The University of Leeds contributes £1.3 billion to the UK economy, report finds

The Parkinson Building, University of Leeds.

Research carried out by independent consultants Viewforth explored the impact of higher education on the city of Leeds and the region as a whole. It showcases the University’s contributions to the economy, employment, skills as well as boarder social issues in the public and charitable sectors.

Title ‘Investing in Knowledge, Creating Oppuritinity’, the report found that the university contributes £1.3 billion to the economy every year. Additionally, every £1 million of revenue generated by the university, contributes a further economic impact of £1.31 million and £570 million for Yorkshire and Humber industries. It is also responsible for having created more than 100 spin out companies.

Speaking at the university yesterday, Vice-chancellor Sir Alan Langlands spoke of the tangible steps the university is taking to address its challenges. He said: “We are making a £125 million investment to integrate and grow our engineering and physical sciences, with a new Bragg Centre in the pipeline line which will provide cutting-edge technology in advanced functional materials, soft materials and nano-fabrication.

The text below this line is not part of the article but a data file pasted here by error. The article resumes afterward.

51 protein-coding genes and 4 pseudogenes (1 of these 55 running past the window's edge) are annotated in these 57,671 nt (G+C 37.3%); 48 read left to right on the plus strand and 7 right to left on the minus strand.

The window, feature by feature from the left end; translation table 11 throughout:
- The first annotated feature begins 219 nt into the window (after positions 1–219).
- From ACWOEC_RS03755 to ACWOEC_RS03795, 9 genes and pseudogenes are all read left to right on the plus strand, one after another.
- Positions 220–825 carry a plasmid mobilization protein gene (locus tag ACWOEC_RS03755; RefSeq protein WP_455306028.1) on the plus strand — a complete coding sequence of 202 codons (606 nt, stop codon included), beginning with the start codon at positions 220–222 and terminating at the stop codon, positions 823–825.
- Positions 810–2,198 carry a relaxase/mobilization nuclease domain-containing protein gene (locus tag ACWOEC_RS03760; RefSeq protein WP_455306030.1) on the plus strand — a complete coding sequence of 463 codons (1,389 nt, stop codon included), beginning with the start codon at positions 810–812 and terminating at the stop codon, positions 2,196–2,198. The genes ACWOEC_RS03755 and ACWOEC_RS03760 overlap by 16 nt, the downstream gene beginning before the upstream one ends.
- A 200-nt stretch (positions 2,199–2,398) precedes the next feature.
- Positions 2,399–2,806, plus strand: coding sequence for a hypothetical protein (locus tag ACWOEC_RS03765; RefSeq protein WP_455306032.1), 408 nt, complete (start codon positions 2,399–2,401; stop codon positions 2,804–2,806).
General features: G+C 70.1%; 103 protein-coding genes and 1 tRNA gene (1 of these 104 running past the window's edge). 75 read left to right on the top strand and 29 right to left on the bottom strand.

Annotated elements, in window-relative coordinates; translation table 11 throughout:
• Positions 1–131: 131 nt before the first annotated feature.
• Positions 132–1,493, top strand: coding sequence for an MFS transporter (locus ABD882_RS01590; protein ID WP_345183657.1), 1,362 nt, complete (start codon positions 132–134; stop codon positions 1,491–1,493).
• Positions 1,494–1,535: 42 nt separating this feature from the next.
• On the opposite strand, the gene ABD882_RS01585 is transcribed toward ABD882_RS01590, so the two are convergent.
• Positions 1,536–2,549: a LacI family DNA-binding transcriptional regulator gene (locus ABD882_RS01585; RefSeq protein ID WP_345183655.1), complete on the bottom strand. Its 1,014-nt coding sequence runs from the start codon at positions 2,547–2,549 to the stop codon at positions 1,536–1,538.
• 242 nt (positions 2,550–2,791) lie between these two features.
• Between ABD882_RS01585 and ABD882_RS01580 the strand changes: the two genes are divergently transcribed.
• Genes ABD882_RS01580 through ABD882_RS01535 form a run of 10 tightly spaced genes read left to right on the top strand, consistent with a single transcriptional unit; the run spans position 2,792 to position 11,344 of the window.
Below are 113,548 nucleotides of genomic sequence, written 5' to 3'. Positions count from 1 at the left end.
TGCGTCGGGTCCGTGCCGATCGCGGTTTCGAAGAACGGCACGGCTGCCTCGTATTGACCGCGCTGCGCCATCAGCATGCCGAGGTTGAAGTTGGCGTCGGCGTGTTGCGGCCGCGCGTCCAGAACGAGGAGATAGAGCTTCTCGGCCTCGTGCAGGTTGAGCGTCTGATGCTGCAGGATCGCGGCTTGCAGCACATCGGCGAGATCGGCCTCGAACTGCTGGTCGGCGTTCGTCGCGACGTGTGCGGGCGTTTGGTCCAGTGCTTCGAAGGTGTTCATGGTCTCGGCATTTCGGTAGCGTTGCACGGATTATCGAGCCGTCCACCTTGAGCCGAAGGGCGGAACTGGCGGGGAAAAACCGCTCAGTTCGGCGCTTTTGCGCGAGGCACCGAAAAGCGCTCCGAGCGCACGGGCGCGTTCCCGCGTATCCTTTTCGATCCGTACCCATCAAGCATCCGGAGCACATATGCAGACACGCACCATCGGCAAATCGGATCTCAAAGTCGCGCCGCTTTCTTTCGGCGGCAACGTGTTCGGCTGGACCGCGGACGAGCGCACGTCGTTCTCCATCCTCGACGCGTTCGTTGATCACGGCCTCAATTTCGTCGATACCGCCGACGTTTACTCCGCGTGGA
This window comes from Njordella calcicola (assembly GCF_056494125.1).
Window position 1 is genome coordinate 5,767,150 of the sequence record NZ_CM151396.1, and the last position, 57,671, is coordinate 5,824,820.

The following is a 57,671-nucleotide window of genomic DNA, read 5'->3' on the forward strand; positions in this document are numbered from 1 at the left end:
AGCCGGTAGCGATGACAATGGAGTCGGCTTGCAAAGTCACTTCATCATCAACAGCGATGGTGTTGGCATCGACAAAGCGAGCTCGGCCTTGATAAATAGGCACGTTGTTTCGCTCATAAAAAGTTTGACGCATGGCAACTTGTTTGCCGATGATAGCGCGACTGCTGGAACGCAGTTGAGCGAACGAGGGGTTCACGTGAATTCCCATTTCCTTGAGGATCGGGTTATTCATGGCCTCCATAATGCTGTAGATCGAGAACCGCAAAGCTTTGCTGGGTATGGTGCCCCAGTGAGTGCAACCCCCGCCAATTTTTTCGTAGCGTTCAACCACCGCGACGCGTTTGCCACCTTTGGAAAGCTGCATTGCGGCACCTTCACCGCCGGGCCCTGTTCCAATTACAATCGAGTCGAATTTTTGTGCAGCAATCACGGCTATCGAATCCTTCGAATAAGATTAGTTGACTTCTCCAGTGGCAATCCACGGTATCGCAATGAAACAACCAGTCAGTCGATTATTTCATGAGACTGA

We are creating a University innovation and enterprise centre to enable students, graduates and research staff to work with you to create new high growth businesses. We have just made a £17 million investment in our internationally renowned Astbury Centre for Structural Molecular Biology that will enable us to compete with the best in the world.

“Just as the world’s climate is about to enter uncharted territory, following announcements of global temperature rises, we are launching an International Centre for Climate which will bring together researchers from across the University to work collaboratively with international partners to better understand and respond to the impacts of climate change.

Concluding, he added: “We want to engage with the LEP and many others to build new alliances and to support the ambitions of the Northern Powerhouse. We will also continue to support longer-term campaigns, for example as the City’s principal academic partner in its bid to become European Capital of Culture in 2023. And we would like to encourage you to think about how we can work better together – to increase our economic, social and cultural impact.”